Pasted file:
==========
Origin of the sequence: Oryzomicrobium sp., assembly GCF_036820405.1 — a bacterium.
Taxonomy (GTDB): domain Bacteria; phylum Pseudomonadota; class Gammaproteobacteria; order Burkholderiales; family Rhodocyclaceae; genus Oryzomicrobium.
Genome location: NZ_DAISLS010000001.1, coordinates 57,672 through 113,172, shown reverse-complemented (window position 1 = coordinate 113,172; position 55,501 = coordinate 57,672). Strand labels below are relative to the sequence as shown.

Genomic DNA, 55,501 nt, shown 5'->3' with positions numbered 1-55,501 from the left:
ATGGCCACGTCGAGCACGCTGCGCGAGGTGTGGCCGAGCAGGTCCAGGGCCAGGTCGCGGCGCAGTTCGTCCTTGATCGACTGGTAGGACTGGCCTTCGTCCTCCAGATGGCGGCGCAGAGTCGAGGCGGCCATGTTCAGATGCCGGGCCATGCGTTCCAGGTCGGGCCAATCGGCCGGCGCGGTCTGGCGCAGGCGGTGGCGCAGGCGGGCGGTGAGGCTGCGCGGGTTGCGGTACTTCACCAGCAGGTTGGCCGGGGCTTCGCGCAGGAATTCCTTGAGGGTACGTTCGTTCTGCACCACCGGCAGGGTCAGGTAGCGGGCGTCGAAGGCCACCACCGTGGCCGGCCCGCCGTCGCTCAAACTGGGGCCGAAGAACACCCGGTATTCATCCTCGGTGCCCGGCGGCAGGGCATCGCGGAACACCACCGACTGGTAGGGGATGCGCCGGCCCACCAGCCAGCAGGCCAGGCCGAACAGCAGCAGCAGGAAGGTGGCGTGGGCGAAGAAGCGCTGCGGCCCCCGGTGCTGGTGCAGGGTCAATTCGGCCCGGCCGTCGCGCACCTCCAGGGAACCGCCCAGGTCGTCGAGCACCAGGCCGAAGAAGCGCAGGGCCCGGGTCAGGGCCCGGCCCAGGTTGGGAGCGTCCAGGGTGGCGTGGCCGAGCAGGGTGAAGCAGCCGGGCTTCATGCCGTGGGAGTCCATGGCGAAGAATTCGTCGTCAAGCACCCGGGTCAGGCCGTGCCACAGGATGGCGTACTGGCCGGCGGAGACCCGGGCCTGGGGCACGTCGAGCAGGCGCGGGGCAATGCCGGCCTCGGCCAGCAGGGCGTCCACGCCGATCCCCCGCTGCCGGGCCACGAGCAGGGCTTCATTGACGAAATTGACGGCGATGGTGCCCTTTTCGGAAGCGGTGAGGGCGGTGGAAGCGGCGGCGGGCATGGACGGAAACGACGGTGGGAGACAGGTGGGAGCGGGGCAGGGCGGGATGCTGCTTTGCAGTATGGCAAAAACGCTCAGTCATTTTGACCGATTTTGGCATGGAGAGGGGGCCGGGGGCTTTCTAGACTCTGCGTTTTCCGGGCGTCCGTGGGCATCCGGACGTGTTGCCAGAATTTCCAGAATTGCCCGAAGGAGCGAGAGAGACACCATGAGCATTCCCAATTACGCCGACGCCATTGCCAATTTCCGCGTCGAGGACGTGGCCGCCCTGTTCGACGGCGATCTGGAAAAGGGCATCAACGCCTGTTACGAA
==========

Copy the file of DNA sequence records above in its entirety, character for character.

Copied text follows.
Origin of the sequence: Oryzomicrobium sp., assembly GCF_036820405.1 — a bacterium.
Taxonomy (GTDB): domain Bacteria; phylum Pseudomonadota; class Gammaproteobacteria; order Burkholderiales; family Rhodocyclaceae; genus Oryzomicrobium.
Genome location: NZ_DAISLS010000001.1, coordinates 57,672 through 113,172, shown reverse-complemented (window position 1 = coordinate 113,172; position 55,501 = coordinate 57,672). Strand labels below are relative to the sequence as shown.

Genomic DNA, 55,501 nt, shown 5'->3' with positions numbered 1-55,501 from the left:
ATGGCCACGTCGAGCACGCTGCGCGAGGTGTGGCCGAGCAGGTCCAGGGCCAGGTCGCGGCGCAGTTCGTCCTTGATCGACTGGTAGGACTGGCCTTCGTCCTCCAGATGGCGGCGCAGAGTCGAGGCGGCCATGTTCAGATGCCGGGCCATGCGTTCCAGGTCGGGCCAATCGGCCGGCGCGGTCTGGCGCAGGCGGTGGCGCAGGCGGGCGGTGAGGCTGCGCGGGTTGCGGTACTTCACCAGCAGGTTGGCCGGGGCTTCGCGCAGGAATTCCTTGAGGGTACGTTCGTTCTGCACCACCGGCAGGGTCAGGTAGCGGGCGTCGAAGGCCACCACCGTGGCCGGCCCGCCGTCGCTCAAACTGGGGCCGAAGAACACCCGGTATTCATCCTCGGTGCCCGGCGGCAGGGCATCGCGGAACACCACCGACTGGTAGGGGATGCGCCGGCCCACCAGCCAGCAGGCCAGGCCGAACAGCAGCAGCAGGAAGGTGGCGTGGGCGAAGAAGCGCTGCGGCCCCCGGTGCTGGTGCAGGGTCAATTCGGCCCGGCCGTCGCGCACCTCCAGGGAACCGCCCAGGTCGTCGAGCACCAGGCCGAAGAAGCGCAGGGCCCGGGTCAGGGCCCGGCCCAGGTTGGGAGCGTCCAGGGTGGCGTGGCCGAGCAGGGTGAAGCAGCCGGGCTTCATGCCGTGGGAGTCCATGGCGAAGAATTCGTCGTCAAGCACCCGGGTCAGGCCGTGCCACAGGATGGCGTACTGGCCGGCGGAGACCCGGGCCTGGGGCACGTCGAGCAGGCGCGGGGCAATGCCGGCCTCGGCCAGCAGGGCGTCCACGCCGATCCCCCGCTGCCGGGCCACGAGCAGGGCTTCATTGACGAAATTGACGGCGATGGTGCCCTTTTCGGAAGCGGTGAGGGCGGTGGAAGCGGCGGCGGGCATGGACGGAAACGACGGTGGGAGACAGGTGGGAGCGGGGCAGGGCGGGATGCTGCTTTGCAGTATGGCAAAAACGCTCAGTCATTTTGACCGATTTTGGCATGGAGAGGGGGCCGGGGGCTTTCTAGACTCTGCGTTTTCCGGGCGTCCGTGGGCATCCGGACGTGTTGCCAGAATTTCCAGAATTGCCCGAAGGAGCGAGAGAGACACCATGAGCATTCCCAATTACGCCGACGCCATTGCCAATTTCCGCGTCGAGGACGTGGCCGCCCTGTTCGACGGCGATCTGGAAAAGGGCATCAACGCCTGTTACGAA